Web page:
28 July 2022
Cock and Bull stories about
Shakespeare and getting
lost in ‘the wrong Stratford’
The apocryphal story is told of the Victorian writer who took the coach to Stratford in search of Shakespeare.
The coach driver dropped him off at the Cock, a coaching inn on the High Street in Stony Stratford.
When the poor benighted writer realised the driver’s mistake – or his mistake – he exclaimed, ‘This isn’t Stratford!’
‘Yes it is,’ the coach driver retorted. ‘It’s just not Stratford-upon-Avon.’ And off he sped, heading off in a northerly direction.
It’s probably just another ‘Cock and Bull’ from the twinned coaching inns on the High Street in Stony Stratford.
But of course, Shakespeare knew of Stony Stratford, whether he ever enjoyed the confusion between the two Stratford: his birthplace in Warwickshire and the town on the old Watling Street in Buckinghamshire.
Certainly, Shakespeare uses this town as the setting for one of the events in his telling of the story associated with the Princes in the Tower.
‘I hear they lay at Stony Stratford,’ it is said in Richard III, Act II, Scene IV, when the uncrowned Edward V is abducted in the Rose and Crown also on the High Street, at Nos 26-28, at the other end of the street from both the Cock and the Bull.
The Duke of Gloucester, later Richard III, finds the location of the young, uncrowned Edward V and his brother, the Duke of York. These two stood in the way of Richard’s claims to the throne. Edward was abducted in Stony Stratford in 1483, taken to the Tower of London and was never seen or heard of again.
The link between the Princes in the Tower and the Rose and Crown is dismissed by most historians today.
There is another, tentative but even more dismissible link between Shakespeare and Stony Stratford. The Horseshoe or Lyon and Horseshoe Inn is mentioned in Sir John Oldcastle, a play first published in 1600 and attributed to Shakespeare in 1619.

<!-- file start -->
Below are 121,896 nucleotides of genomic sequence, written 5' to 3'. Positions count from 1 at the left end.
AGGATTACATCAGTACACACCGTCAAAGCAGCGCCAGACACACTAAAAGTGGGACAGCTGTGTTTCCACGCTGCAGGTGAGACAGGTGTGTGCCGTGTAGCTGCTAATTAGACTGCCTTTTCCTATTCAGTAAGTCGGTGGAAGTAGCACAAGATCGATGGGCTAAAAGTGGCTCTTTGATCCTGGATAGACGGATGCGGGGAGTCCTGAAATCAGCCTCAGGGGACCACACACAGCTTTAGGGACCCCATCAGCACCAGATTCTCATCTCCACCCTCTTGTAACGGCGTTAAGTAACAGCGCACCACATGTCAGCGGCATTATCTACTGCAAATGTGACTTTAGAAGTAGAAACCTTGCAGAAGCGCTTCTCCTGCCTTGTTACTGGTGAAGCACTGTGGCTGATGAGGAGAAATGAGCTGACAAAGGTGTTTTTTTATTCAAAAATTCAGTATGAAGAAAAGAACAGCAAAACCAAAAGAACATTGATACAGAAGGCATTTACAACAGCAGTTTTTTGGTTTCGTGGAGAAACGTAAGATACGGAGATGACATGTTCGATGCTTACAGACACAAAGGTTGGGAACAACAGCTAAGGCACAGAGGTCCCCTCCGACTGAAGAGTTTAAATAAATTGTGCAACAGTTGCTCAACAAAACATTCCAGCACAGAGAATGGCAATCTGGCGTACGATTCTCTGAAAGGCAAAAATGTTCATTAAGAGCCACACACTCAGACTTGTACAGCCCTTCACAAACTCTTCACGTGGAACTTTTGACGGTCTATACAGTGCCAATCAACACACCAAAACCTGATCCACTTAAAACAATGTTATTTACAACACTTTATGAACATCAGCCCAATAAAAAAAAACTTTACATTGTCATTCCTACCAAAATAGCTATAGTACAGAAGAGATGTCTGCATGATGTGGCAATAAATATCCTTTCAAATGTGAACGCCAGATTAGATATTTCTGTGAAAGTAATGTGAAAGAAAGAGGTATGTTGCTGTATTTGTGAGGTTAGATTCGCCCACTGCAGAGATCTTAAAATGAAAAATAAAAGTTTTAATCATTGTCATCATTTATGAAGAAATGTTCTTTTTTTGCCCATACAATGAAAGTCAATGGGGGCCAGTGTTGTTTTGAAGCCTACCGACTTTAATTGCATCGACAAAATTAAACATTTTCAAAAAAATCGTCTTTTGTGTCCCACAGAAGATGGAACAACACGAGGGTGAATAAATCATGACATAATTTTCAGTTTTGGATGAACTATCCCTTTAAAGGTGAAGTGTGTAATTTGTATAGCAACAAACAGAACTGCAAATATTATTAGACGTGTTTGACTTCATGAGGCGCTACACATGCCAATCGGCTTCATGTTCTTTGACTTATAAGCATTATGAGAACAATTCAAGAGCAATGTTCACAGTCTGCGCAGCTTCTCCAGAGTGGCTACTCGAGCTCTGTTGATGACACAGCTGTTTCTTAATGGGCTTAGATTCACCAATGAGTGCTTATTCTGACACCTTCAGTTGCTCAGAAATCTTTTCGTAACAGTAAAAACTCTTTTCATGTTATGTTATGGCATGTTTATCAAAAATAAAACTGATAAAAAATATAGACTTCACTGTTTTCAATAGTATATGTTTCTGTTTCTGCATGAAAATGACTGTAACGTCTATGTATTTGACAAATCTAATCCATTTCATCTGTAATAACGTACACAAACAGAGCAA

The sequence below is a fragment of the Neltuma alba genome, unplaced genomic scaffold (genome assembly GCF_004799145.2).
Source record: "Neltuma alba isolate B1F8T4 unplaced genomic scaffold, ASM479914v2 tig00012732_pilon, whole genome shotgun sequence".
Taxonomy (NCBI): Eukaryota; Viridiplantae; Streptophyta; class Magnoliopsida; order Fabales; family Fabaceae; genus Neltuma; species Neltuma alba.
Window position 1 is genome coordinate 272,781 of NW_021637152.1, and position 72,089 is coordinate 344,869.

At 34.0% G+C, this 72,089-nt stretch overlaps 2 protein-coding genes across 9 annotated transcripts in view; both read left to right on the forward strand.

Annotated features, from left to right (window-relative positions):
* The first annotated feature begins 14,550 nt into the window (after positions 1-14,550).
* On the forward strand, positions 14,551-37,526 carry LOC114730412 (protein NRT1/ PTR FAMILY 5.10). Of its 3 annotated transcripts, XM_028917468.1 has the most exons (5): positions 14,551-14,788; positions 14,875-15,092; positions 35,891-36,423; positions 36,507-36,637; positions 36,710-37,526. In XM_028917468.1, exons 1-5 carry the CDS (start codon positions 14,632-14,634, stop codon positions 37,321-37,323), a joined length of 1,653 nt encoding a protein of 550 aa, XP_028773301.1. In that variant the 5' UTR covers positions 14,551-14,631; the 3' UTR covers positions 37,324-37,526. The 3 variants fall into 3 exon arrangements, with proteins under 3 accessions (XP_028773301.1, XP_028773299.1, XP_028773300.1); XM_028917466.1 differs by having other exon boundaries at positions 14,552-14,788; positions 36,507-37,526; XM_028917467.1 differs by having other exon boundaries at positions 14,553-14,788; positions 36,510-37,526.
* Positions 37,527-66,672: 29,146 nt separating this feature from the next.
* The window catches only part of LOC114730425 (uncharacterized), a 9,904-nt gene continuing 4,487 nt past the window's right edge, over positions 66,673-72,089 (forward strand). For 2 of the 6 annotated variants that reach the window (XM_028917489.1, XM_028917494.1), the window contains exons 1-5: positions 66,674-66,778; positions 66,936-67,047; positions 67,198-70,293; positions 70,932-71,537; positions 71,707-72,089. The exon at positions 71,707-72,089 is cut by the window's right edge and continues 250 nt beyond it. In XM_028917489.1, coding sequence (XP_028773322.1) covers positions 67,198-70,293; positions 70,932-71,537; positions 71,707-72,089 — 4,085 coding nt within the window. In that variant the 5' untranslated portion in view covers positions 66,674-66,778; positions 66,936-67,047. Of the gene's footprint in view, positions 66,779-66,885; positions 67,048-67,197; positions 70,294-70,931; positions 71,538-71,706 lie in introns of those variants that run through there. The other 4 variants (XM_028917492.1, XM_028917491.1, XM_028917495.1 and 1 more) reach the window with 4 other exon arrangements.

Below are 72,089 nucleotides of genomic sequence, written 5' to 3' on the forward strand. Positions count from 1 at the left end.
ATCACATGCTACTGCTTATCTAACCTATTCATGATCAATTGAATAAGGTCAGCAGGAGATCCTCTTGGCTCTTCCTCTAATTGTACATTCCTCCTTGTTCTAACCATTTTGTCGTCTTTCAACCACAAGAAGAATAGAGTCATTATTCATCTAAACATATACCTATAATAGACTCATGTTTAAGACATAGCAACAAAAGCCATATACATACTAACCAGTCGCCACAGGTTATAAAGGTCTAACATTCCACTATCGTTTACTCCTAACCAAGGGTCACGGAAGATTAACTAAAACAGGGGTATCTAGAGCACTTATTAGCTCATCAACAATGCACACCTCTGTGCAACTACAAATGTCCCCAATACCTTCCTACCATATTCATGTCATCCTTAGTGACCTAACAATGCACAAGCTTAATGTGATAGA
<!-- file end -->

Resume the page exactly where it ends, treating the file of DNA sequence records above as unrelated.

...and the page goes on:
The play was once linked to the Bard because when Shakespeare’s Henry IV Part 1 was first staged in 1597-1598, the character Sir John Falstaff was called Sir John Oldcastle. There is even a suggestion that Falstaff was originally Oldcastle in The Merry Wives of Windsor too.
If Sir John Oldcastle is not Shakespeare’s play, there certainly was a pub in Stony Stratford known as the Horseshoe. Local historians Brian Dunleavy, Ken Daniels and Andy Powell, in their charming Inns of Stony Stratford, which I was referring to yesterday, identify the Horseshoe as a mediaeval pub that stood on High Street from at least the 16th century until it closed in 1797. They identfiy the site of the Horseshoe with the site later developed as Saint Paul’s School and Saint Paul’s Court.
Perhaps the one true link with Shakespeare on the High Street is the choice of name for the Talbot, a mediaeval pub that once stood at 81-83 High Street, across the street from both the Cock and Saint Paul’s Court. But that’s a story for another day … and it’s not another Cock and Bull story.
Bryan Dunleavy, Ken Daniels, Andy Powell, Inns of Stony Stratford (Southampton: Magic Flute, 2014/2018)
Praying with the World Church in
Ordinary Time: Thursday, 28 July 2022
The annual conference of the Anglican mission agency USPG (United Society Partners in the Gospel) took place in the High Leigh Conference Centre at Hoddesdon in Hertfordshire this week. The conference theme has been ‘Living Stones, Living Hope.’
I am continuing my prayer diary each morning this week in this way:
1,Reading the Gospel reading of the morning;
2,a short reflections on the reading;
3, a prayer from the USPG prayer diary, ‘Pray with the World Church.’
The Gospel reading for Morning Prayer in Common Worship this morning is:
Luke 21: 29-38 (NRSVA):